Tom Brady is a guy a lot of people love to hate, but this list would be a joke without him on it. For starters, there’s his wonlost record of 39-9 over the last three seasons. That’s easily the best in football over that time. He’s also completed 64.8 percent of his passes, thrown for nearly 14,000 yards and averaged 36 TDs per season. He is the key player on the best offense in football. No wonder everybody hates him.
RODDY WHITE, WR
This is the selection that I’ll bet a lot of people are hot to disagree with, but believe me, when I sat down and looked at Roddy White’s numbers over the last three seasons, I was quite surprised to see just how good this underrated No. 1 receiver really is. He caught 115 balls in 2010 (a league best), 102 in 2011 and 92 last season. The yardage numbers are equally consistent and impressive: 1,389, 1,296 and 1,351. White basically has the same very good season every year. In that sense, he’s a lot like his team, the Falcons. Consistently very good, but people tend to overlook them. Other players may get more press, but White is a terrific No. 1 receiver and a big part of the reason the Falcons have won so many games over the last three years.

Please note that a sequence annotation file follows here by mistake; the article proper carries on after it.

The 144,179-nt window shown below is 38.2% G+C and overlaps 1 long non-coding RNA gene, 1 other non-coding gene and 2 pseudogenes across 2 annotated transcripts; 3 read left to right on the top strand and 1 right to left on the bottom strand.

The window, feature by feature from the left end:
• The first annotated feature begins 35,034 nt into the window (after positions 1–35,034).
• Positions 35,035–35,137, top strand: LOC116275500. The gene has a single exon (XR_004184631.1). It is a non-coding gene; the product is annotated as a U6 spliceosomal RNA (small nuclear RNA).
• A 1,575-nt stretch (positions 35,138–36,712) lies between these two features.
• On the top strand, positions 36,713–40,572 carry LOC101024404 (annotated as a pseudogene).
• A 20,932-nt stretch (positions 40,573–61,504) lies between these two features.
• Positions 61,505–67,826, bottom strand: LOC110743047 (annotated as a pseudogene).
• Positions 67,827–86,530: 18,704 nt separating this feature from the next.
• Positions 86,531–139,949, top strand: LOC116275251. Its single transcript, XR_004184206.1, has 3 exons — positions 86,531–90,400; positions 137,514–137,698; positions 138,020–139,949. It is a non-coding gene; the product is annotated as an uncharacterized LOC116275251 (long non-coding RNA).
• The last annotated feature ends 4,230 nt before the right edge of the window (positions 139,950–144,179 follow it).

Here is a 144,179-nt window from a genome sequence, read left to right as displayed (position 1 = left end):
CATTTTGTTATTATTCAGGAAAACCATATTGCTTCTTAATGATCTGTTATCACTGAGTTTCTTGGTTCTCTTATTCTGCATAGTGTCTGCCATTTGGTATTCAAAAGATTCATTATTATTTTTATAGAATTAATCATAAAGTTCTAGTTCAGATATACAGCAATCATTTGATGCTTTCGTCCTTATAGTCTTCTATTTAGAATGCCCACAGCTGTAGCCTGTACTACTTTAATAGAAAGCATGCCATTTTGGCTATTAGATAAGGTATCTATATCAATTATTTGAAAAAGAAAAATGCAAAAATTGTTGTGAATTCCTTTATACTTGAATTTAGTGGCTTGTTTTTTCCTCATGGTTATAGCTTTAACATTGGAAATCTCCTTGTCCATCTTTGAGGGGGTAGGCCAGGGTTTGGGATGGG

ARIAN FOSTER, RB
Arian Foster came out of nowhere in 2010 to lead the NFL in rushing, rushing touchdowns and total yards from scrimmage, but he didn’t go back to nowhere after that. Despite missing three games in 2011, he still managed 1,224 yards and 10 touchdowns, and then led the league in carries (an insane 351) and rushing touchdowns again in 2012. Houston’s throwback offense would never work without a back who could handle a ton of carries and still just keep right on rolling. Foster is the very definition of a workhorse or feature back that is the focal point of the Texans’ offense and the “must stop” feature every defense game plans for.